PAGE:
"Migration Series" by Jacob Lawrence
A Smithsonian Institution traveling arts exhibition may help boost the town of Jonesborough’s already established reputation for storytelling.
In August 2015, the Jonesborough/Washington County History Museum and Archives will serve as the launching point for the national Smithsonian’s traveling art show, “Jacob Lawrence Interprets Aesop’s Fables.”
In 1970, Lawrence — a celebrated 20th century artist — was approached by the publishing firm, Windmill Books/Simon and Shuster, about providing the art for their publication of “Aesop’s Fables,” which includes renowned stories such as “The Tortoise and the Hare,” and “The Boy Who Cried Wolf.” According to the Smithsonian Institute’s website, Lawrence hoped to “extend Aesop’s narratives by visually expounding on the
Fables’ moral truths,” while, at the same time, merging art and storytelling.
For Deborah Montanti, director of the Heritage Alliance — which operates the museum — that combination of art and storytelling represents an identity with which the town can identify.
“It brings culture and history and community all together in one,” Montanti said.
Specifically, she cited “the synergy of having a very important 20th century African-American artist’s work dealing with centuries-old storytelling methods in Tennessee’s oldest town. It brings everything that we are together.”
That connection between Jonesborough and storytelling may not have been lost on the Smithsonian. According to Montanti, through the International Storytelling Center — which is a Smithsonian affiliate — the town was contacted by the Smithsonian in 2013 about the possibility of kicking off the exhibition tour with regard to Jonesborough’s proclivity for storytelling.
“The Smithsonian was interested in the connection with storytelling,” Montanti said. “Over the course of probably the past eight months, we’ve negotiated with them, and we are now on schedule to be their premiere site.”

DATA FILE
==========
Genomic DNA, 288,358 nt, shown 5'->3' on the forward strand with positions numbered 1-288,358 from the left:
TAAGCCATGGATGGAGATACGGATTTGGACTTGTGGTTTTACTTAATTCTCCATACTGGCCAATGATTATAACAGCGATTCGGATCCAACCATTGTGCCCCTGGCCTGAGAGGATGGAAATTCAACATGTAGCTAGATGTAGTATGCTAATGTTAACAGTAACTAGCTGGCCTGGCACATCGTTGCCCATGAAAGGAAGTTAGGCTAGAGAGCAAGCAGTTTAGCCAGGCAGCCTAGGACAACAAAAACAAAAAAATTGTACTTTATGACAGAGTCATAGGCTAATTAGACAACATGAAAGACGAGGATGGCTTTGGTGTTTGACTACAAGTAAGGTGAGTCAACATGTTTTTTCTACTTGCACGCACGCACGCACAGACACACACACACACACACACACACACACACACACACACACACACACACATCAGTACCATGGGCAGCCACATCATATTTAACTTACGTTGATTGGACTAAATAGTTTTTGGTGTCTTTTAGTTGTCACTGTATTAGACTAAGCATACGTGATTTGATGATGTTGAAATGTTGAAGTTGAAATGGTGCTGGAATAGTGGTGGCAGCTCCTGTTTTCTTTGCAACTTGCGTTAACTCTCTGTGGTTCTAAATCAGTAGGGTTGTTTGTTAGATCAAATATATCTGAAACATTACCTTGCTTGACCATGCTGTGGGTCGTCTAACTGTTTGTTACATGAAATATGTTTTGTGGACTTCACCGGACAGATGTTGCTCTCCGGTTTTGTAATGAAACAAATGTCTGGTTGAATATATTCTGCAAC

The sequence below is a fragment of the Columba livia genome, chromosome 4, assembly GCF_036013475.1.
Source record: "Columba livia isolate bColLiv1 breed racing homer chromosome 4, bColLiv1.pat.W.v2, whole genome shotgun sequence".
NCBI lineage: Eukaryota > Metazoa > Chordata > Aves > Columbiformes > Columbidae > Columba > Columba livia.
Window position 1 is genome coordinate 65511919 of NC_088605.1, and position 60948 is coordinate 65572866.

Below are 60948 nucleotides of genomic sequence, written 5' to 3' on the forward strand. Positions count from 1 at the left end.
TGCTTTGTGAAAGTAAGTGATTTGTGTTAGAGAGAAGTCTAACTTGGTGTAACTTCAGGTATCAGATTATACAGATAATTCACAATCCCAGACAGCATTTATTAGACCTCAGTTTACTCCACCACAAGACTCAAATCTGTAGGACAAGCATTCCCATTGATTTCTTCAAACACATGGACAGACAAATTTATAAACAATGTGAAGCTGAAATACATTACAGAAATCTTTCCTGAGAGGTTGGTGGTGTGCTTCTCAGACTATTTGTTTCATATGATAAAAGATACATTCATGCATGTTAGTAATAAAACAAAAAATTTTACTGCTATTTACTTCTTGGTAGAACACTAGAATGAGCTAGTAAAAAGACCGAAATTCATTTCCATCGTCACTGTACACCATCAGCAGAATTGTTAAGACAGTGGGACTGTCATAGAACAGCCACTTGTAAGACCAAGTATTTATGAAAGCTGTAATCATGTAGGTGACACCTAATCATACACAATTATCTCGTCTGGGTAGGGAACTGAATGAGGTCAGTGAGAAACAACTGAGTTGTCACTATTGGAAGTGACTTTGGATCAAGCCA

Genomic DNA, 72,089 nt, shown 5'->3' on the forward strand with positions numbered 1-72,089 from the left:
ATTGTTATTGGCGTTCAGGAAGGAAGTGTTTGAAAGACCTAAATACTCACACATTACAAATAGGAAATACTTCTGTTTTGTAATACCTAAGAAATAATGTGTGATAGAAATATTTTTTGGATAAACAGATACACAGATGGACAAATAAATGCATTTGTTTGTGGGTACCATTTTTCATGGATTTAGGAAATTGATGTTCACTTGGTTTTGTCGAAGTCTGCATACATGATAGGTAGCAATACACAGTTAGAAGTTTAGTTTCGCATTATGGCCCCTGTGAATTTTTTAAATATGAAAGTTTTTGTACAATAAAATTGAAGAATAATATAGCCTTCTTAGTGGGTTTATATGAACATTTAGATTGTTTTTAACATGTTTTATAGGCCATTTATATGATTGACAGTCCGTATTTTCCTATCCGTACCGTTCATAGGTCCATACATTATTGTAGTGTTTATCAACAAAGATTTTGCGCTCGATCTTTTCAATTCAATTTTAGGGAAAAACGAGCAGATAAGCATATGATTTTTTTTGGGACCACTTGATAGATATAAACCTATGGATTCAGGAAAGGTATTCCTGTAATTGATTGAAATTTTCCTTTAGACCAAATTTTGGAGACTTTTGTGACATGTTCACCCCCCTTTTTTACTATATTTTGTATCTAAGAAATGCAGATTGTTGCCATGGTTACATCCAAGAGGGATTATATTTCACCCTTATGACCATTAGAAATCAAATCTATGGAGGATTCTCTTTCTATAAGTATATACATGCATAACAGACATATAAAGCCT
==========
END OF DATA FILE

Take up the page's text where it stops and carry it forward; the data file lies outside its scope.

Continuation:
During those eight months, Montanti received some assistance from the local government, which she said was “very instrumental and helpful” in helping to secure the exhibit. In addition to a thorough application process, venue, and fees, Town Administrator Bob Browning said Jonesborough also contended with other, bigger, localities.
“We’re probably the smallest one (that was approached),” Browning said. “Typically, they go to the large communities. I know that San Diego, for example, was on hold for the first opening space of the exhibit. But we ended up going ahead and following through.”
Like the Smithsonian, Browning added there was mutual emphasis placed on having the exhibit in town during the National Storytelling Festival. Although the festival usually takes place in autumn, Browning said the duration of the exhibit should coincide with those dates.
“We specifically wanted to, and they were in favor of, opening in Jonesborough during the National Storytelling Festival,” Browning said. “It’s a 12-week exhibit, so we’ll have it in Jonesborough while the storytelling festival is going on.”
Even though the exhibit is more than a year away, both Browning and Montanti expressed excitement at an opportunity for the town to tell another story.
“It’s certainly an honor for Jonesborough to be considered in that vein with a national tour opening,” Browning said.
“It’s in the really early stages,” Montanti said. “But we’re incredibly excited about that opportunity.”comments powered by Disqus